Barely a year after all major-league ballparks were required to comply with mandates to extend protective netting past the dugouts, the horrifying foul-ball incident Wednesday in Houston is raising renewed calls to extend the netting to the foul poles.
It’s already implemented in Japan’s major leagues, and Major League Baseball stopped short of addressing it in a statement released by the commissioner’s office Thursday.
“The events at last night’s game were extremely upsetting. We send our best wishes to the child and family involved,” the statement read. “Clubs have significantly expanded netting and their inventory of protected seats in recent years. With last night’s event in mind, we will continue our efforts on this important issue.”
An MLB spokesman said the league is not prepared to respond further to specific calls for foul-pole-to-foul-pole netting.
The incident in Houston, in which a 4-year-old girl was hospitalized after being struck by a line drive by the Cubs’ Albert Almora, was one of two similar incidents in the same night. A man was struck in the head by a foul ball hit by the Dodgers’ Alex Verdugo at Dodger Stadium. He appeared to be OK.
But last August at Dodger Stadium, a 79-year-old woman was struck in the head by a foul ball that cleared the screen behind home plate, and she died of her injuries four days later.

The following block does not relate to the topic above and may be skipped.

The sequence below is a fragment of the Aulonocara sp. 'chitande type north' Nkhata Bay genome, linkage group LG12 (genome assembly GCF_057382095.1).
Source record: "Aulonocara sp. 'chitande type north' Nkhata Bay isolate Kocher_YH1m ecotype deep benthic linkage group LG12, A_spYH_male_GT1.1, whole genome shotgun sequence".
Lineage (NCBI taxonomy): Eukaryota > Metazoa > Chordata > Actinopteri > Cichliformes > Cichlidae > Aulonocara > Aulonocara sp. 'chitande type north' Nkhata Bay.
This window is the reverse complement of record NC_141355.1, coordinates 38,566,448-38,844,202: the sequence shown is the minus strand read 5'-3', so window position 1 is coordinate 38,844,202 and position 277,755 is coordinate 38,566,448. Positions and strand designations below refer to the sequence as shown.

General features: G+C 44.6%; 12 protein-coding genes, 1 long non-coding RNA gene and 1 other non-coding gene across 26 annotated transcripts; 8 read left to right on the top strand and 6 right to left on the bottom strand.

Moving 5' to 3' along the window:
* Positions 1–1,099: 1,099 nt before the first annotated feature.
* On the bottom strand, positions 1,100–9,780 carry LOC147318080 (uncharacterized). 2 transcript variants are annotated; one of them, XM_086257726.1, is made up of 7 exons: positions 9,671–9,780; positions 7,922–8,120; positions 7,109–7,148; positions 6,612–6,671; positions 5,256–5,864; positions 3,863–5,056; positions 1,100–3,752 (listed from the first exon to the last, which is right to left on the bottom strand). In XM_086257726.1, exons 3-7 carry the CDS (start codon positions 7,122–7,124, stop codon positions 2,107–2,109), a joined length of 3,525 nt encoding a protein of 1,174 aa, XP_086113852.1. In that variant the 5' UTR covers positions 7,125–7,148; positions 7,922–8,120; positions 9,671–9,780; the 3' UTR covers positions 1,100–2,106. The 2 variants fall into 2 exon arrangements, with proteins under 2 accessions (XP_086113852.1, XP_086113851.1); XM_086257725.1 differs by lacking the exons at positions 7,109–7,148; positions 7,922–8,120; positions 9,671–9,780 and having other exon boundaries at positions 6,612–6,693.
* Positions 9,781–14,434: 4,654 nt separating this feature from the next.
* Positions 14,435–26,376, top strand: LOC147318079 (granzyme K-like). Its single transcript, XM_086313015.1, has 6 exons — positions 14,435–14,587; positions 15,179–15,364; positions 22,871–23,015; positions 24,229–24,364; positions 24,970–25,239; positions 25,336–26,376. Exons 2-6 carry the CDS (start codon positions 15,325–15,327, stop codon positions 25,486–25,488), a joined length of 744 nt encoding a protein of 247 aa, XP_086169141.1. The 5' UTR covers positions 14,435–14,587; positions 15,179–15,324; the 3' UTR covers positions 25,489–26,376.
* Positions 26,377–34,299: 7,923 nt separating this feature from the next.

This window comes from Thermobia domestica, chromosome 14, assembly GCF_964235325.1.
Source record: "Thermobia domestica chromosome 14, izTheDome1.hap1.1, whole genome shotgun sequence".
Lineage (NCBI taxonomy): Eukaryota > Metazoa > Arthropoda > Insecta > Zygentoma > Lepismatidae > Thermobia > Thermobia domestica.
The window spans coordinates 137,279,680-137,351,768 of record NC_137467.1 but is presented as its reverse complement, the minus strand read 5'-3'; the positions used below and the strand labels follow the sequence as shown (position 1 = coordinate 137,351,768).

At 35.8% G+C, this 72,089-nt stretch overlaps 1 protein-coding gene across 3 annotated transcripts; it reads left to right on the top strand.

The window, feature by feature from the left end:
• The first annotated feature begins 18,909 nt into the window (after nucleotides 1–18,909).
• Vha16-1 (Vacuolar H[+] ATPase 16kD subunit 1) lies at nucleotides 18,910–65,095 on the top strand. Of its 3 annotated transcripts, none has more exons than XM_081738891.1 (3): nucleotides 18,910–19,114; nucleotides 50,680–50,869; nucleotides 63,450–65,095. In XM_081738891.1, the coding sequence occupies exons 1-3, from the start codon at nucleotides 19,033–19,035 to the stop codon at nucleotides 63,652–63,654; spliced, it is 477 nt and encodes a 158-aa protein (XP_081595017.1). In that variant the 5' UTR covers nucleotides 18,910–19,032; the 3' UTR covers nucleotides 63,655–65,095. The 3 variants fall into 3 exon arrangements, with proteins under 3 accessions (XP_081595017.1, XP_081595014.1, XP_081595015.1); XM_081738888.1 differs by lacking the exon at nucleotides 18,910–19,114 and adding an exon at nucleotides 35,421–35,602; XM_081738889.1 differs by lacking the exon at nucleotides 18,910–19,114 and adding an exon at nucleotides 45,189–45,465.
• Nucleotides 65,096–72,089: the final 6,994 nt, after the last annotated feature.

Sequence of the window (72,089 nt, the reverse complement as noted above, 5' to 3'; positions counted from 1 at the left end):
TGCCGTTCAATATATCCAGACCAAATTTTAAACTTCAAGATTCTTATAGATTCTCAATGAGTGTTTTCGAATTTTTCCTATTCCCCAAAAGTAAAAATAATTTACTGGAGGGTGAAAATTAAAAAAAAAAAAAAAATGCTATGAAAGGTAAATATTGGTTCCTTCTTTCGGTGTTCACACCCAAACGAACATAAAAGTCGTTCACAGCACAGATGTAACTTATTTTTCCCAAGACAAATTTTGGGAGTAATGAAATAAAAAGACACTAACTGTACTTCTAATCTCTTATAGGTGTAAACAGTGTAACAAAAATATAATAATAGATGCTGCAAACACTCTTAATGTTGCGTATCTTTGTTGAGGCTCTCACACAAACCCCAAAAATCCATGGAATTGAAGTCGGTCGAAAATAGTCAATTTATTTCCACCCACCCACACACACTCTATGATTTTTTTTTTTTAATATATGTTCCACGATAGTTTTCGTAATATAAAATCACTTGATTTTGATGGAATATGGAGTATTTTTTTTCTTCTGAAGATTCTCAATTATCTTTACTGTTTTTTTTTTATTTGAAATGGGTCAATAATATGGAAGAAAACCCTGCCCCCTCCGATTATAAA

Players on both teams in Houston were visibly shaken watching the little girl, sitting about 10 feet past the protective screen past third base, get hit by a ball estimated to be traveling in excess of 90 mph.
Her condition still was not known.
“Right now, obviously, I want to put a net around the whole stadium,” Almora said, his voice cracking as he spoke after the game.
Other Cubs players, including Kris Bryant and Jason Heyward, also spoke to media after the game about the need to consider extending the netting to the foul poles.
“Just for safety, the well-being of people,” said Heyward, who was on deck at the time of the incident and was the first to console the distraught Almora. “People don’t realize how hard it is to react to a baseball. So it would help.
“But we know we can’t control it. Stadiums know they can’t necessarily control how fast the game is. But if there’s anything to do, I guess that would be it. I’m not the stadium police, but I don’t know any other way to stop that from happening.”
Until greater precautions are taken, baseball could be playing with fire as it waits to take action while watching balls being hit harder than ever during an era of smart-phone distractions and the slowest pace of play in the sport’s history.
Several incidents of fans being injured by foul balls in 2017 led to extending the lengths of protective netting currently mandated by MLB.
Baseball might be forced after the dramatic scene in Houston to take further measures.
“The adjustments they’ve made in the last couple of years obviously have helped a lot with respect to foul balls and balls flying into the stands,” Collin McHugh, the Astros’ union representative, said Wednesday (via
the Houston Chronicle). “Tonight was hard to watch, hard to see. As a father myself, and we have a lot of parents in this room, our hearts are with the family and with the little girl.
“Safety is a paramount for us, both for our safety and the safety of the fans and the families that are coming to watch us. It’s obviously up to Major League Baseball to make those adjustments.”